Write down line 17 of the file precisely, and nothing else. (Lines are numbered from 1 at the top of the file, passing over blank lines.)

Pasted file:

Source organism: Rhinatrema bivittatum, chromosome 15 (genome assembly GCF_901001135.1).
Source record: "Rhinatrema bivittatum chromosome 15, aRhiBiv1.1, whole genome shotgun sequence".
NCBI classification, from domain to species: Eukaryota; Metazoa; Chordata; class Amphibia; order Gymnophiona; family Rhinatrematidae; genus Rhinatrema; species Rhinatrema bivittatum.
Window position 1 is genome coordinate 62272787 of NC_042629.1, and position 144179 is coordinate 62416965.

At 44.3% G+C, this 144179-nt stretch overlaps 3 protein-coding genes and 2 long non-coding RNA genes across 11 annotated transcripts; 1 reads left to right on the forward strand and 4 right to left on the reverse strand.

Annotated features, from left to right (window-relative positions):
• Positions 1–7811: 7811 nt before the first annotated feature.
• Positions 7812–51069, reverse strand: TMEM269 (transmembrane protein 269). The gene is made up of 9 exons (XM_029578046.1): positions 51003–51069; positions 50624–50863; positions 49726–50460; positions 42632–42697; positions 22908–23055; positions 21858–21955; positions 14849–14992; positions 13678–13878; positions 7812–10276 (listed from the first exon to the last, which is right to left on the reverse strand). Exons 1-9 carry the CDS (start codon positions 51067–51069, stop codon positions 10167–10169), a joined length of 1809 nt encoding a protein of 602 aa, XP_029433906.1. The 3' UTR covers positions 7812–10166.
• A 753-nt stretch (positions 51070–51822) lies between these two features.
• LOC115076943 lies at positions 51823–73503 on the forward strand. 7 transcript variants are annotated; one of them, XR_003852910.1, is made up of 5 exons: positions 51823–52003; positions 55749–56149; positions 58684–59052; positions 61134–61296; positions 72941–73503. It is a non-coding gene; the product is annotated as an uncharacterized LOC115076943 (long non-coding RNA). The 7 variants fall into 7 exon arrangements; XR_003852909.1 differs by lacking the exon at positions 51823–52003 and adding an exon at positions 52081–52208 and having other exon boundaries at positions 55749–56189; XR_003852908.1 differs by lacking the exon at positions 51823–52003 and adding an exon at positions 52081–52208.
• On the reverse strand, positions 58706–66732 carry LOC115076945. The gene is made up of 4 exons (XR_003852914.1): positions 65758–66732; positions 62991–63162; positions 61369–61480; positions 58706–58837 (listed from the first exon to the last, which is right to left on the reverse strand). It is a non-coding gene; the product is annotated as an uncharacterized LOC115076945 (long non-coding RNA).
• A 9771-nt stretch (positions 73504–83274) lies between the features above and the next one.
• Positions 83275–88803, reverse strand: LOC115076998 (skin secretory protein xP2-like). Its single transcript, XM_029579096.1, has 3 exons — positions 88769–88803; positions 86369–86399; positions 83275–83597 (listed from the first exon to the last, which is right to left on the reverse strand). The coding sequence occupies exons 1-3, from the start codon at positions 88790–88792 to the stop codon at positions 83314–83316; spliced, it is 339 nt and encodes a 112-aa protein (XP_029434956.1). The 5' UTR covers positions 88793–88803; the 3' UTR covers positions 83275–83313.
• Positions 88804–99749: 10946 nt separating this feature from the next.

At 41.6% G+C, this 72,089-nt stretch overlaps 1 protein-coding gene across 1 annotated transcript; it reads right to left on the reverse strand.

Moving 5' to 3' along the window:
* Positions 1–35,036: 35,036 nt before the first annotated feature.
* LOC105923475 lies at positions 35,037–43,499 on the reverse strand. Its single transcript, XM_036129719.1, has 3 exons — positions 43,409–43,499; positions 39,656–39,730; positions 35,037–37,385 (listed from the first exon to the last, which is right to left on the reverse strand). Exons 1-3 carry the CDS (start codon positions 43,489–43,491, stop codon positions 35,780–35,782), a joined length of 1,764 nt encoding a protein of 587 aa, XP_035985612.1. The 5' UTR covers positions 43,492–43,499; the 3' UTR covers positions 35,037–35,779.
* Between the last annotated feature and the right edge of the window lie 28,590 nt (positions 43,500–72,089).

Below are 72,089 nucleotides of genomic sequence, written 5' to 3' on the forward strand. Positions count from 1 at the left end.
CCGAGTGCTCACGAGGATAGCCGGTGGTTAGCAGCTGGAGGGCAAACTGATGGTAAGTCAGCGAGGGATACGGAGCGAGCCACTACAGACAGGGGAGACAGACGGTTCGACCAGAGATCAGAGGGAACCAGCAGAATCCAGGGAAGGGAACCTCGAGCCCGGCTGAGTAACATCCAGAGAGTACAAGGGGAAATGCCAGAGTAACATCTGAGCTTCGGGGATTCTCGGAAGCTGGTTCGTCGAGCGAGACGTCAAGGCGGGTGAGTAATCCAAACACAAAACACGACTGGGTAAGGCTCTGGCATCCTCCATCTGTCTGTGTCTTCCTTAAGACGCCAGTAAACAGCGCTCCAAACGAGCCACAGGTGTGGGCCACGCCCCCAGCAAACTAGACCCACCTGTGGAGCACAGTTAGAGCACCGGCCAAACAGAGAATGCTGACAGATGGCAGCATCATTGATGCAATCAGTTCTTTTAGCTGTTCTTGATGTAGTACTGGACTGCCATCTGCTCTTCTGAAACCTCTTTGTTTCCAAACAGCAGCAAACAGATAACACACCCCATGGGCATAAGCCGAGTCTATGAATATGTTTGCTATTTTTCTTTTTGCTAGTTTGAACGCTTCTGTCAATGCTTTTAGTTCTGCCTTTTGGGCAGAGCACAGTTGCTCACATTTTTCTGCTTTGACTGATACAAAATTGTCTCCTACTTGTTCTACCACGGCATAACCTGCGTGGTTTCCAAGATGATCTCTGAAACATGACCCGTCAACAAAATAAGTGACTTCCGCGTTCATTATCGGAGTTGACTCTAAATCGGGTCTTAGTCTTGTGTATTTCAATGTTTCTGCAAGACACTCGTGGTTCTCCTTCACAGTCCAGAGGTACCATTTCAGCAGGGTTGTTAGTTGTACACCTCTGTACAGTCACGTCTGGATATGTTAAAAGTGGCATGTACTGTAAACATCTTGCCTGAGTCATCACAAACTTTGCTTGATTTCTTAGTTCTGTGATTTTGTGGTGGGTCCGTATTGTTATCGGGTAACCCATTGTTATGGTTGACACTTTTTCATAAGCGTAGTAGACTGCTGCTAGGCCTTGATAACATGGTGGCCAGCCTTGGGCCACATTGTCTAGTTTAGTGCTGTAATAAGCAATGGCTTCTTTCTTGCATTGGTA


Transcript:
* Positions 1–35,036: 35,036 nt before the first annotated feature.